The final volume in a comprehensive and long-awaited series documenting archaeological excavations in Lincoln has been completed after decades of hard work.
A launch event was held at City Hall on March 10 to mark the culmination of 40 years of work to produce The Archaeology of the Lower City and Adjacent Suburbs, the latest and last volume in the Lincoln Archaeological Studies series.
The volume contains reports on excavations undertaken in the lower walled city at Lincoln, and its adjacent suburbs between 1972 and 1987.
It forms a companion piece to volumes two and three which cover other parts of Lincoln.
This is the culmination of many years’ work to document the excavations undertaken by the Lincoln Archaeological Trust in the 1970s and 1980s.
Included in the book are the many Roman discoveries found during this period, along with finds from the Middle Ages.
One of the book’s authors, Dr Mick Jones, said: “I was director of the Lincoln Archaeological Unit when English Heritage agreed to fund the cost of a project to produce the series.
“These volumes have gradually appeared, covering many, many excavations, and we’re just rejoicing in the fact that we’ve got the last one officially completed.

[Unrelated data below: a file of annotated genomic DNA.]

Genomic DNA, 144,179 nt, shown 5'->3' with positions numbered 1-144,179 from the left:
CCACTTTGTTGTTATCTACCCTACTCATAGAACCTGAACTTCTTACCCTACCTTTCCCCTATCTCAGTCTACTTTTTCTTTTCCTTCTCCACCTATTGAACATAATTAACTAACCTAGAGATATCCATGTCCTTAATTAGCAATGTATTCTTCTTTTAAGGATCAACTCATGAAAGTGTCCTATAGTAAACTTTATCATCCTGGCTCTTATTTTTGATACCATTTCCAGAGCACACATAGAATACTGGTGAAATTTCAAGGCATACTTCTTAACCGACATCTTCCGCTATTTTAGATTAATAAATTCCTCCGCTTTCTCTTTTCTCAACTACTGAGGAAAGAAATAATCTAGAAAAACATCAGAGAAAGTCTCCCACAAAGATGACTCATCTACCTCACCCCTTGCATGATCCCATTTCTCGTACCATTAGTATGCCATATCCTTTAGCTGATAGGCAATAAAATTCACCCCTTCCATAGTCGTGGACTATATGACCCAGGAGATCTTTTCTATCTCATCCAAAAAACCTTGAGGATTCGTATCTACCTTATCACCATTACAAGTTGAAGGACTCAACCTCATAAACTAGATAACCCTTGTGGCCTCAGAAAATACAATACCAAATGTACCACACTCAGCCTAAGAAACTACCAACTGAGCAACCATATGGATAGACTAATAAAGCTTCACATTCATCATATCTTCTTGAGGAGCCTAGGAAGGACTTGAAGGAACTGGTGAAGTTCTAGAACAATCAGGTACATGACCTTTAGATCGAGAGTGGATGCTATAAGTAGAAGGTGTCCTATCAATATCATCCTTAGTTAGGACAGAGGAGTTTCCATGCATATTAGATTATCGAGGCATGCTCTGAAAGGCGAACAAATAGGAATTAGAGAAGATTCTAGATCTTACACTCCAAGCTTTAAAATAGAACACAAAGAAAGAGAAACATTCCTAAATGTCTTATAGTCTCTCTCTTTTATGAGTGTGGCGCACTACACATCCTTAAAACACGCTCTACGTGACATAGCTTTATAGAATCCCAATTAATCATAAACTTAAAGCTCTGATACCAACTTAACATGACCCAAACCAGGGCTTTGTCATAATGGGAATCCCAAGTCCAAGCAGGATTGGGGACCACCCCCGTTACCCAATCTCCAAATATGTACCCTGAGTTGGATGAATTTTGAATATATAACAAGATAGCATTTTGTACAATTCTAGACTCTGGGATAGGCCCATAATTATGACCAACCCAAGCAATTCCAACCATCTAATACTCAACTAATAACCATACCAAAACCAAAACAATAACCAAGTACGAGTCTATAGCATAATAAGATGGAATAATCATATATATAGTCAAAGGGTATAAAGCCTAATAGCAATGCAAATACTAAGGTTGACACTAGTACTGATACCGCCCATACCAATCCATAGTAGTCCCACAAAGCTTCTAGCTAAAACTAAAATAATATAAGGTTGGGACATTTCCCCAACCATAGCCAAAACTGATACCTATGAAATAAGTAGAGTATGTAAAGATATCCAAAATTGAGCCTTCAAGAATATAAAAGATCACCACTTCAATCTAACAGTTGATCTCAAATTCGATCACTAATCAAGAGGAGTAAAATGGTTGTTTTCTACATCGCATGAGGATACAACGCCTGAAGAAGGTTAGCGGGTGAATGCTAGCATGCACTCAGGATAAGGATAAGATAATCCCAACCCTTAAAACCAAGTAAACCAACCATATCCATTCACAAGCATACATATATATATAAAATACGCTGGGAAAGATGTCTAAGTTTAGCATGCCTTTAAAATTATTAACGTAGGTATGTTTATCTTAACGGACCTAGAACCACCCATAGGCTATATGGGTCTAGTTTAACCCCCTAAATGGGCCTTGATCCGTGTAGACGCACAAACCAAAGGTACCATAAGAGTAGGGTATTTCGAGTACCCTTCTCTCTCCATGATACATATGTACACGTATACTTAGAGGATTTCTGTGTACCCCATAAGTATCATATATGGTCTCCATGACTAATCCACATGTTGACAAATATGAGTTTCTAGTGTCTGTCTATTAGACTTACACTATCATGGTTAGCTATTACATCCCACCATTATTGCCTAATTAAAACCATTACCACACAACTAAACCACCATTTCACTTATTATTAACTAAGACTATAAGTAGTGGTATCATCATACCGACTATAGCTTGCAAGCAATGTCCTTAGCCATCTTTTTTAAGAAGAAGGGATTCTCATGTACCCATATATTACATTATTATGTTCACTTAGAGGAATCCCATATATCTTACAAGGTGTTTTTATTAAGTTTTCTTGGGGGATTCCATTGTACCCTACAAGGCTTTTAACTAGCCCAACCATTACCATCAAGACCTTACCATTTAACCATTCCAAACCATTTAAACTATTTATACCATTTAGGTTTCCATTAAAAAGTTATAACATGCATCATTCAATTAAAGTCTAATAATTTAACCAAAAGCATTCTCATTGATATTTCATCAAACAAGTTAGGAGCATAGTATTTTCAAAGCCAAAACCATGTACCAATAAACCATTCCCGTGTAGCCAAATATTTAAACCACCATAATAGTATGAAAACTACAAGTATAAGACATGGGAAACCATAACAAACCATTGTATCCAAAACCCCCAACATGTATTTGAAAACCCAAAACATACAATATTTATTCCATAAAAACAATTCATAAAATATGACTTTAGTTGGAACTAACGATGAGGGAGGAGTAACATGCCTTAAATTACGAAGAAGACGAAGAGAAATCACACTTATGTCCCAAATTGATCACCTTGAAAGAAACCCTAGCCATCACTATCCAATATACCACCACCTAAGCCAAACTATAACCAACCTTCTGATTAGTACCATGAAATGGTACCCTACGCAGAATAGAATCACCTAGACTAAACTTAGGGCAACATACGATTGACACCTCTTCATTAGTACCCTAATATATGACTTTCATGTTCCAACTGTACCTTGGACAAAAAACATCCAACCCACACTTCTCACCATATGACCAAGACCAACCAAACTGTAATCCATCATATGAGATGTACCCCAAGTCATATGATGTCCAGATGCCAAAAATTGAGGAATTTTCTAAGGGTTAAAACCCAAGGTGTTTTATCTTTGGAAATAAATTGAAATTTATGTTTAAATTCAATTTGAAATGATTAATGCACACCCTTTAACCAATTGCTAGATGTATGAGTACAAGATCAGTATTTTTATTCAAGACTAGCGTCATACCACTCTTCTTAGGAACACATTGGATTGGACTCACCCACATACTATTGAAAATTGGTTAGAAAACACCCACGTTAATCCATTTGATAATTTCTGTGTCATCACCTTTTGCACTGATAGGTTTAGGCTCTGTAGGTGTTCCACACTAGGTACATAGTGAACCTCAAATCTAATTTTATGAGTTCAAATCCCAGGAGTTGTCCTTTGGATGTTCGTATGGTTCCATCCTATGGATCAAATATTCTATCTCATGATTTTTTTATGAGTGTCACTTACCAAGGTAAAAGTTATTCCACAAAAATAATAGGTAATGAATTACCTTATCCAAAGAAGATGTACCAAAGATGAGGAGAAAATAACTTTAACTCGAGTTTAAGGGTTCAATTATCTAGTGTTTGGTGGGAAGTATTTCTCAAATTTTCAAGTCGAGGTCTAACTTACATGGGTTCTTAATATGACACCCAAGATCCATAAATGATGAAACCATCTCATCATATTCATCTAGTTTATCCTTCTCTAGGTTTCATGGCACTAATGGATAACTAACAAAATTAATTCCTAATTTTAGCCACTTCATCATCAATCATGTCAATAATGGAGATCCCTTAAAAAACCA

“A lot of the evidence for this history is only available in the form of archaeology. Archaeologists have shown how this city expanded under the Romans, and by the Norman Conquest, Lincoln was one of the leading towns and cities in the country.
“It’s just one part of the great story of the city. Lincoln’s got an amazing, long history going back to well before the Romans right through to the present day.”
Alastair MacIntosh, city archaeologist at City of Lincoln Council, said that the volumes would be an “invaluable resource” for researchers and the wider Lincoln public.
He said: “We have had knowledge of where the excavations have taken place which has been recorded on our heritage database, but what is in this volume is actually the full amount of information that the digs provided.
“For example, I was flicking through it the other day and I came across three Anglo-Saxon skeletons from the 9th century that weren’t recorded on the database but now I can update the records.
“The records then go forward as part of recommendations for planning officers about new developments so behind-the-scenes it will play a role in shaping the city in the future.”
Alastair said that the real value of the volume would be in helping residents understand their past, and how it offers possible lessons for the future.
He said: “The Roman Empire was a network into the economy through access to goods from across Europe and people enjoyed a far higher standard of living than their predecessors.
“But when the Romans left, all of those connections were severed and the standard of living dropped like a stone, so for our globalised economy, the analogies that we can draw are pretty significant.
“By understanding how a great city like Roman Lincoln could be practically abandoned within 50 years gives us lessons today about the fragility of our own economy and culture.”